Estate planning often involves leaving one’s possessions and assets to living relatives or perhaps to a charitable organization. However, what if you don’t have any relatives or are estranged from them? Can you leave your legacy to anyone you choose?
California Law That Dictates Beneficiaries
In the US, you don’t have to worry about things like forced heirship which many European nations use to limit beneficiaries. In the US, you can leave your assets to anyone you choose with very few restrictions. If you want to go to the Whitepages website and pick names at random, California doesn’t care for the most part.
The only real exception will be if you are holding the asset as community property with a spouse. But even then, you could leave your 50% to a random person.
Of course, if you leave a will that outlines random recipients of your estate, you are making things really tough on the executor, who may spend a lot of your estate simply locating the random beneficiaries. Then, you have to include long probate proceedings, especially if a randomly selected heir has passed away.
Again, it’s unlikely that anyone is looking to give their hard-earned money to just anyone. The idea is that you can if you want to, and it is nice that California doesn’t restrict what you can do with your things when it comes to passing assets on to the next generation.
Estate Planning in San Diego, California
Whether you want to leave your assets to family members, charity, or even to your favorite pet, Petrov Law Firm can help you to prepare for the future. Contact our California estate planning attorneys today at 619-344-0360.Read More
If you and your mate are planning for the future, you have some options that are unique to couples and that may offer some tax benefits to the survivor. Here are a few things you should know about estate planning for married couples.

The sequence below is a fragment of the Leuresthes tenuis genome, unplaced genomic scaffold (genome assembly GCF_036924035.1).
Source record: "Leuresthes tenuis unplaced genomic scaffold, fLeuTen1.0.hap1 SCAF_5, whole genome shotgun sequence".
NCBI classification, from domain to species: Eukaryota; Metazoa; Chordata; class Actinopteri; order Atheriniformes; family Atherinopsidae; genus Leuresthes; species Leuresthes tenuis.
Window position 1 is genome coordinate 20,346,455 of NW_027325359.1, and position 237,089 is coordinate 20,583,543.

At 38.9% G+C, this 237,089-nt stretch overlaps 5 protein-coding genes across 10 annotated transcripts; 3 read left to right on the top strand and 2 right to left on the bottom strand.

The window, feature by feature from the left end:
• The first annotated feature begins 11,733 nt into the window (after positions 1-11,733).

- You can use a Survivor’s Trust if you want to leave everything to your mate. This is the simplest way to leave your estate to a spouse. However, if your surviving mate remarries, this does leave things open for the estate to be passed to the new mate and his or her children rather than yours.
- A Marital Disclaimer Trust gives the surviving mate the option to use a Bypass Trust. However, the help of an attorney is recommended so that the survivor exercises this option at the most financially sound time.
- For very large estates, you may need an A/B Trust to act as a tax shelter. However, with the estate tax only applying to massive estates, this is no longer a frequently used option.
- If you have a blended family or a smaller estate, you may benefit from a Survivor’s Trust with a QTIP (qualified terminable interest property) plan. You maximize the distribution of assets to the surviving spouse while still taking advantage of the best deductions for a married couple.
Learn More About Estate Planning for Married Couples in California
Petrov Law Firm has been helping married couples to plan for the future since 2014, and we are proud to specialize in California estate planning. To get started on your future plans, call our California estate planning attorneys at 619-344-0360 today!Read More